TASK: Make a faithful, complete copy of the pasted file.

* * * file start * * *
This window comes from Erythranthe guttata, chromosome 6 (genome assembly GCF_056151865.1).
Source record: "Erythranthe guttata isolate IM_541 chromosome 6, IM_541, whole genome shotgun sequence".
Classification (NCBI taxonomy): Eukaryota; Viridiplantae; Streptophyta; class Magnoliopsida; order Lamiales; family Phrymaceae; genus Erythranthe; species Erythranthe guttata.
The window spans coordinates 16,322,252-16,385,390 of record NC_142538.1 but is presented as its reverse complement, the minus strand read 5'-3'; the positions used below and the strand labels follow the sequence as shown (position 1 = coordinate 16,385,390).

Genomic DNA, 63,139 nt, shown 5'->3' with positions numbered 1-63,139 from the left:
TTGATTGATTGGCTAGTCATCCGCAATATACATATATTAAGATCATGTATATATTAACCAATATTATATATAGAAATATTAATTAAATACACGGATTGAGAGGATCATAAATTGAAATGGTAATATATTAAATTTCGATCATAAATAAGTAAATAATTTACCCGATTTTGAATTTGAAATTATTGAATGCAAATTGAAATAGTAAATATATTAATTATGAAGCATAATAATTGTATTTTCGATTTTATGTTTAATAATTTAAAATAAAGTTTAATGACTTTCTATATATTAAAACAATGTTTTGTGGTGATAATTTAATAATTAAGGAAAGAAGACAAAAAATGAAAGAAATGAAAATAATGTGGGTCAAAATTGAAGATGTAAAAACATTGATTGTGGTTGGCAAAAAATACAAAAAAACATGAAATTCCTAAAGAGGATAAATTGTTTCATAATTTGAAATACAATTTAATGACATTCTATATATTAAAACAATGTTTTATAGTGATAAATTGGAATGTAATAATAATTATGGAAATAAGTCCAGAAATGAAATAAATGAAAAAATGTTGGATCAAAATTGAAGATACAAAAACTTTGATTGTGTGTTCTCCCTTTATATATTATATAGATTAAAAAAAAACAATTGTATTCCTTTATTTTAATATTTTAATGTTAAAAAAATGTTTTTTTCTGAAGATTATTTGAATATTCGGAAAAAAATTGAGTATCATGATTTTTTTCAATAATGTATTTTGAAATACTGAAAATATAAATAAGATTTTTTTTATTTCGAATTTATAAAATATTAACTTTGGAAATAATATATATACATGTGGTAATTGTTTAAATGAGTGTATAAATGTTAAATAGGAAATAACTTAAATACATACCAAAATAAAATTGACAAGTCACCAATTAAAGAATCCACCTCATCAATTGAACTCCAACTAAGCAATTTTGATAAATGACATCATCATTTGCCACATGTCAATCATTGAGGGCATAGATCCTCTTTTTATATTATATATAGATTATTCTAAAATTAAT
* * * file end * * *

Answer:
This window comes from Erythranthe guttata, chromosome 6 (genome assembly GCF_056151865.1).
Source record: "Erythranthe guttata isolate IM_541 chromosome 6, IM_541, whole genome shotgun sequence".
Classification (NCBI taxonomy): Eukaryota; Viridiplantae; Streptophyta; class Magnoliopsida; order Lamiales; family Phrymaceae; genus Erythranthe; species Erythranthe guttata.
The window spans coordinates 16,322,252-16,385,390 of record NC_142538.1 but is presented as its reverse complement, the minus strand read 5'-3'; the positions used below and the strand labels follow the sequence as shown (position 1 = coordinate 16,385,390).

Genomic DNA, 63,139 nt, shown 5'->3' with positions numbered 1-63,139 from the left:
TTGATTGATTGGCTAGTCATCCGCAATATACATATATTAAGATCATGTATATATTAACCAATATTATATATAGAAATATTAATTAAATACACGGATTGAGAGGATCATAAATTGAAATGGTAATATATTAAATTTCGATCATAAATAAGTAAATAATTTACCCGATTTTGAATTTGAAATTATTGAATGCAAATTGAAATAGTAAATATATTAATTATGAAGCATAATAATTGTATTTTCGATTTTATGTTTAATAATTTAAAATAAAGTTTAATGACTTTCTATATATTAAAACAATGTTTTGTGGTGATAATTTAATAATTAAGGAAAGAAGACAAAAAATGAAAGAAATGAAAATAATGTGGGTCAAAATTGAAGATGTAAAAACATTGATTGTGGTTGGCAAAAAATACAAAAAAACATGAAATTCCTAAAGAGGATAAATTGTTTCATAATTTGAAATACAATTTAATGACATTCTATATATTAAAACAATGTTTTATAGTGATAAATTGGAATGTAATAATAATTATGGAAATAAGTCCAGAAATGAAATAAATGAAAAAATGTTGGATCAAAATTGAAGATACAAAAACTTTGATTGTGTGTTCTCCCTTTATATATTATATAGATTAAAAAAAAACAATTGTATTCCTTTATTTTAATATTTTAATGTTAAAAAAATGTTTTTTTCTGAAGATTATTTGAATATTCGGAAAAAAATTGAGTATCATGATTTTTTTCAATAATGTATTTTGAAATACTGAAAATATAAATAAGATTTTTTTTATTTCGAATTTATAAAATATTAACTTTGGAAATAATATATATACATGTGGTAATTGTTTAAATGAGTGTATAAATGTTAAATAGGAAATAACTTAAATACATACCAAAATAAAATTGACAAGTCACCAATTAAAGAATCCACCTCATCAATTGAACTCCAACTAAGCAATTTTGATAAATGACATCATCATTTGCCACATGTCAATCATTGAGGGCATAGATCCTCTTTTTATATTATATATAGATTATTCTAAAATTAAT